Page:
Finding Supplementary Information
Although the essential study materials are provided by the course deliverer, it is important for students to supplement the study material with information which adds depth and breadth to their knowledge and understanding of the topics/issues within each subject.
Added to this is the need to find supplementary information about the business sector, type of organisation, and the country-region, in which the student intends to find work in, or is already working in.
The most productive ways to find this information are:
Searching on the Internet
Key Words and Phrases
The best approach here is to use the key words and phrases (found in the unit/module titles, core study materials, assignment briefs, and examination questions) and to add the sector name or organisation type name. Examples are: quality systems telecommunications national France – and – strategic planning hospitals health service United Kingdom – and – medium size business online retailer marketing.
In addition to text articles, reports, and discussion papers, it can be very productive, in some cases, to switch to video-searching. Today, especially on YouTube, there are many helpful videos about a range of business and management topics and issues.
Own native language
If the study material is not in your native language then it can be very useful to search for information using a country-region version search engine, to find articles, reports, etc in your own language. For example, many students study for qualifications where all of the study material is in English, and it is expected that assignments are written in English and, if examinations are required, answers are in English. Despite this, reading and learning from material written in your own native language can be invaluable.
Professional associations / institutes
Extremely useful sources of information are the professional associations and institutes. Organisations such as the CIPD Chartered Institute of Personnel Development, CIM Chartered Institute of Marketing, PMI Project Management Institute, CQI Chartered Quality Institute, and similar in other sectors, offer their members a wider range of services, including articles, reports, a lending library, selected text books to purchase, member-to-member forums, and, in some cases, a career and professional development advisory service. Membership of one or more relevant institutes-associations can be an invaluable source of supplementary study material.
In addition to items on Studying and Professional Development in general, we will be including this one, which focuses specifically on Qualifications – their purpose, their national and international status, their value in the eyes of employers, and the educational progression pathways they offer.
Balanced Portfolio of Qualifications
This first in the series contains a simple piece of advice, but a valuable one. When adding qualifications to your existing portfolio, it is essential that you aim to build a balanced portfolio of qualifications. Most employers, in most sectors and in most parts of the world, will be far more impressed with a portfolio of qualifications which shows – for example – a blend of Management and Leadership, Quality Management, Project Management, plus a Specialist, sector-role specific qualification, than with a narrow group of Specialist only qualifications. This is also increasingly what is preferred by educational providers when selecting students for higher level courses, such as MBA, MA, MSc level.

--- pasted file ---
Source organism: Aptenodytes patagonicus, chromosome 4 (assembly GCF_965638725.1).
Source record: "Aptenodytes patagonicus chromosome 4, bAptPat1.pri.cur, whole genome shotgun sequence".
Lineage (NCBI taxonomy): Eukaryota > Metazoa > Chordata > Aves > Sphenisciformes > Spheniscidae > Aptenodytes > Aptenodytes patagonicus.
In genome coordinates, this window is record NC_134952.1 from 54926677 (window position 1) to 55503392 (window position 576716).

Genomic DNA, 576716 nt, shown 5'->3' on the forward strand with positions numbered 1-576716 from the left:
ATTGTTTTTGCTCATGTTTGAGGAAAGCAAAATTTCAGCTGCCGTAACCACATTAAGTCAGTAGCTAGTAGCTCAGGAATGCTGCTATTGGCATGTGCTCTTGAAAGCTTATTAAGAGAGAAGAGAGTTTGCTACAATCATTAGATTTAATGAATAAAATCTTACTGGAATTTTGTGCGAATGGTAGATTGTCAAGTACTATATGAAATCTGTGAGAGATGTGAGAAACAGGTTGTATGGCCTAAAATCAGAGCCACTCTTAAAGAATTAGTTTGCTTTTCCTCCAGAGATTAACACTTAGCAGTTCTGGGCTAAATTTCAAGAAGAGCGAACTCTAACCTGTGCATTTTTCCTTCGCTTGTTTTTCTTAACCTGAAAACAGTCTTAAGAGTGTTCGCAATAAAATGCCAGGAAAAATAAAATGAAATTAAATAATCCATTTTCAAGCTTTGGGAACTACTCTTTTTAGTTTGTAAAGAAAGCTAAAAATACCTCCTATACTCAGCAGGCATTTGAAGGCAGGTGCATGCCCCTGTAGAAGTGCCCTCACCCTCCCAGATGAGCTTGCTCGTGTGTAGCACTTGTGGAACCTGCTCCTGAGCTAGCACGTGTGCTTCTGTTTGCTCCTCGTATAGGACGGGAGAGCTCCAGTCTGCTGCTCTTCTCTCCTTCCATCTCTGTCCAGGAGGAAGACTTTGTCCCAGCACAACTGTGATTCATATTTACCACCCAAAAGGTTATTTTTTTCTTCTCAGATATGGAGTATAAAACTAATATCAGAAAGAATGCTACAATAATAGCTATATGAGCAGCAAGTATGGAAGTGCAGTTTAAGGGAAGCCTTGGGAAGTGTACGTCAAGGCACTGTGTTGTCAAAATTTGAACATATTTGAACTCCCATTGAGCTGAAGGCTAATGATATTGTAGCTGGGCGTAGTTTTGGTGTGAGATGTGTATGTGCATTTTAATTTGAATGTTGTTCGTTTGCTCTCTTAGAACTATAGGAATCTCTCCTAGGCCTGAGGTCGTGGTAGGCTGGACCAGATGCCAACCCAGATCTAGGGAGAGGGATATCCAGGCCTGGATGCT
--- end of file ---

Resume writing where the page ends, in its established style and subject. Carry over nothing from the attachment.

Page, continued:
Although there are many doubters about how useful networking is to an individual and their career and professional development, there is compelling evidence that partaking in some form of business-personal networking is advantageous – if not for career progression, then at least for the gaining of additional, useful, business contacts and business knowledge.
This month we are focusing on online networking.
This is acknowledged as the world’s largest professional online social network. It currently has 250,000,000 members, and is still growing. Its original purpose was to enable individuals to keep in contact with business associates, clients, and former colleagues. This is still a major feature, but now it is used for a wide range of purposes, including extending your network by connecting to your contacts’ contacts, promoting your profile to the business world, recruiting for your organisation, business research, sourcing information, and keeping up to date with industry events, developments, and trends.
With its HQ in Paris, this is the second largest to LinkedIn in the Western world, with very similar features, around 60,000,000 members, and currently growing at over 1,000,000 per month. Viadeo is very popular in Europe, Eastern Europe, North America, and Africa.
This is the most popular professional social network in China, with 20,000,000 members, and growing fast. Now a part of the Viadeo group – described above.
Similar in features to LinkedIn, but much smaller in terms of membership, Xing is most popular in Europe.
Moikrug.ru (part of Yandex)
This is a social networking site for professionals in Russia. It is part of Yandex – a search engine which is very popular in Russia, Eastern European countries, and some Western European countries.